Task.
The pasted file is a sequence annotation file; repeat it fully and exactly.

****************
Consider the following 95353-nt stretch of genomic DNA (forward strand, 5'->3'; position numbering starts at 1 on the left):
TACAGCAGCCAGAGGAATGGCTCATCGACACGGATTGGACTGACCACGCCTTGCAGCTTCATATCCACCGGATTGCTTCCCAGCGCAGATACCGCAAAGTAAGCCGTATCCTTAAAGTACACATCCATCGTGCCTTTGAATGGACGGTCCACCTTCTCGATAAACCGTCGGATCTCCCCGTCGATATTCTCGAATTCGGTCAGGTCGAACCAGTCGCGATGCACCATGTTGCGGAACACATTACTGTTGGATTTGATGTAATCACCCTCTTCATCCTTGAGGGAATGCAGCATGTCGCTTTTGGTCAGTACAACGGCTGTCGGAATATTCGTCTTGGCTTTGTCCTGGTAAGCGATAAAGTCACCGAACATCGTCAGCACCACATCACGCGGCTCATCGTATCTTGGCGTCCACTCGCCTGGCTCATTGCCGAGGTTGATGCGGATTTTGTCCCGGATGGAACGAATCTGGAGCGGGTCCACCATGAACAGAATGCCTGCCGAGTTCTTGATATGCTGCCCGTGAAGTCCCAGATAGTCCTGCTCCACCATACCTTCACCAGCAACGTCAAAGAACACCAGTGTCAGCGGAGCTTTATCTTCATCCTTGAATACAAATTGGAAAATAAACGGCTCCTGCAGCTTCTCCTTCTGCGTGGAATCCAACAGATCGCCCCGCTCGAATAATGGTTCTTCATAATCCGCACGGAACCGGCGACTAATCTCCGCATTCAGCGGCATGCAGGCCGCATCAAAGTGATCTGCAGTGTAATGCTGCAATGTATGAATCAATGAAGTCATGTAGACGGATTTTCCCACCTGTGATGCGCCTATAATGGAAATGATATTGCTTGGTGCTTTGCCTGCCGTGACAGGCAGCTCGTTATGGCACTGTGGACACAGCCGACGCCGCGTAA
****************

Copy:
Consider the following 95353-nt stretch of genomic DNA (forward strand, 5'->3'; position numbering starts at 1 on the left):
TACAGCAGCCAGAGGAATGGCTCATCGACACGGATTGGACTGACCACGCCTTGCAGCTTCATATCCACCGGATTGCTTCCCAGCGCAGATACCGCAAAGTAAGCCGTATCCTTAAAGTACACATCCATCGTGCCTTTGAATGGACGGTCCACCTTCTCGATAAACCGTCGGATCTCCCCGTCGATATTCTCGAATTCGGTCAGGTCGAACCAGTCGCGATGCACCATGTTGCGGAACACATTACTGTTGGATTTGATGTAATCACCCTCTTCATCCTTGAGGGAATGCAGCATGTCGCTTTTGGTCAGTACAACGGCTGTCGGAATATTCGTCTTGGCTTTGTCCTGGTAAGCGATAAAGTCACCGAACATCGTCAGCACCACATCACGCGGCTCATCGTATCTTGGCGTCCACTCGCCTGGCTCATTGCCGAGGTTGATGCGGATTTTGTCCCGGATGGAACGAATCTGGAGCGGGTCCACCATGAACAGAATGCCTGCCGAGTTCTTGATATGCTGCCCGTGAAGTCCCAGATAGTCCTGCTCCACCATACCTTCACCAGCAACGTCAAAGAACACCAGTGTCAGCGGAGCTTTATCTTCATCCTTGAATACAAATTGGAAAATAAACGGCTCCTGCAGCTTCTCCTTCTGCGTGGAATCCAACAGATCGCCCCGCTCGAATAATGGTTCTTCATAATCCGCACGGAACCGGCGACTAATCTCCGCATTCAGCGGCATGCAGGCCGCATCAAAGTGATCTGCAGTGTAATGCTGCAATGTATGAATCAATGAAGTCATGTAGACGGATTTTCCCACCTGTGATGCGCCTATAATGGAAATGATATTGCTTGGTGCTTTGCCTGCCGTGACAGGCAGCTCGTTATGGCACTGTGGACACAGCCGACGCCGCGTAA